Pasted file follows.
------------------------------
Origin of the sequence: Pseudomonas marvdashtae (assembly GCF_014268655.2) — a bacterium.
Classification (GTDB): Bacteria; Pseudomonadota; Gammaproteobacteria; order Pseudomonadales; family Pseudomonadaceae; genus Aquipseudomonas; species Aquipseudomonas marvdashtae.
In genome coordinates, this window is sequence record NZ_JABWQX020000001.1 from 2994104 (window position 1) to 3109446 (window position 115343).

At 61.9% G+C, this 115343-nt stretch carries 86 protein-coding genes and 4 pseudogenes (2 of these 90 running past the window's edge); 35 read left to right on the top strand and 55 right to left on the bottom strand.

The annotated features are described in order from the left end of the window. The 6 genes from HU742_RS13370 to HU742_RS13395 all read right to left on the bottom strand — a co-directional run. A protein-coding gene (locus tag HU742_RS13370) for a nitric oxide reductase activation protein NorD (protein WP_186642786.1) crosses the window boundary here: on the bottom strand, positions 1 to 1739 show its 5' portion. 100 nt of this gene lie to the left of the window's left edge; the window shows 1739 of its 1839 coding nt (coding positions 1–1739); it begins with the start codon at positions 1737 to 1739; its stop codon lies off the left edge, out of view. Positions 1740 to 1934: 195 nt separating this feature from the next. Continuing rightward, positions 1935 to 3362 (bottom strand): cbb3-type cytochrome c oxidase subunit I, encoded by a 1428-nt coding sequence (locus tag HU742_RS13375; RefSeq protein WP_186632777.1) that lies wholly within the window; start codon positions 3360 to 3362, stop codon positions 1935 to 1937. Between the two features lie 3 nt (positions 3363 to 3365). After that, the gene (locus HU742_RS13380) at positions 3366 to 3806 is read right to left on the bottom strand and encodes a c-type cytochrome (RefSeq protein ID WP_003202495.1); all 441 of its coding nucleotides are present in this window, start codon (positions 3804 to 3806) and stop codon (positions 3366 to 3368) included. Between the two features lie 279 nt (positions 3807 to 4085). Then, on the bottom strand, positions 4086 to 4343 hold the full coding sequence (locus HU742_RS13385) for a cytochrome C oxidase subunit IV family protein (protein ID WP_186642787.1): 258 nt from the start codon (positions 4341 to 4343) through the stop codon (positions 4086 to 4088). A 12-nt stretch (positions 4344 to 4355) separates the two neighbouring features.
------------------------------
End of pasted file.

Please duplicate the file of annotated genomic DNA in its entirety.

Origin of the sequence: Pseudomonas marvdashtae (assembly GCF_014268655.2) — a bacterium.
Classification (GTDB): Bacteria; Pseudomonadota; Gammaproteobacteria; order Pseudomonadales; family Pseudomonadaceae; genus Aquipseudomonas; species Aquipseudomonas marvdashtae.
In genome coordinates, this window is sequence record NZ_JABWQX020000001.1 from 2994104 (window position 1) to 3109446 (window position 115343).

At 61.9% G+C, this 115343-nt stretch carries 86 protein-coding genes and 4 pseudogenes (2 of these 90 running past the window's edge); 35 read left to right on the top strand and 55 right to left on the bottom strand.

The annotated features are described in order from the left end of the window. The 6 genes from HU742_RS13370 to HU742_RS13395 all read right to left on the bottom strand — a co-directional run. A protein-coding gene (locus tag HU742_RS13370) for a nitric oxide reductase activation protein NorD (protein WP_186642786.1) crosses the window boundary here: on the bottom strand, positions 1 to 1739 show its 5' portion. 100 nt of this gene lie to the left of the window's left edge; the window shows 1739 of its 1839 coding nt (coding positions 1–1739); it begins with the start codon at positions 1737 to 1739; its stop codon lies off the left edge, out of view. Positions 1740 to 1934: 195 nt separating this feature from the next. Continuing rightward, positions 1935 to 3362 (bottom strand): cbb3-type cytochrome c oxidase subunit I, encoded by a 1428-nt coding sequence (locus tag HU742_RS13375; RefSeq protein WP_186632777.1) that lies wholly within the window; start codon positions 3360 to 3362, stop codon positions 1935 to 1937. Between the two features lie 3 nt (positions 3363 to 3365). After that, the gene (locus HU742_RS13380) at positions 3366 to 3806 is read right to left on the bottom strand and encodes a c-type cytochrome (RefSeq protein ID WP_003202495.1); all 441 of its coding nucleotides are present in this window, start codon (positions 3804 to 3806) and stop codon (positions 3366 to 3368) included. Between the two features lie 279 nt (positions 3807 to 4085). Then, on the bottom strand, positions 4086 to 4343 hold the full coding sequence (locus HU742_RS13385) for a cytochrome C oxidase subunit IV family protein (protein ID WP_186642787.1): 258 nt from the start codon (positions 4341 to 4343) through the stop codon (positions 4086 to 4088). A 12-nt stretch (positions 4344 to 4355) separates the two neighbouring features.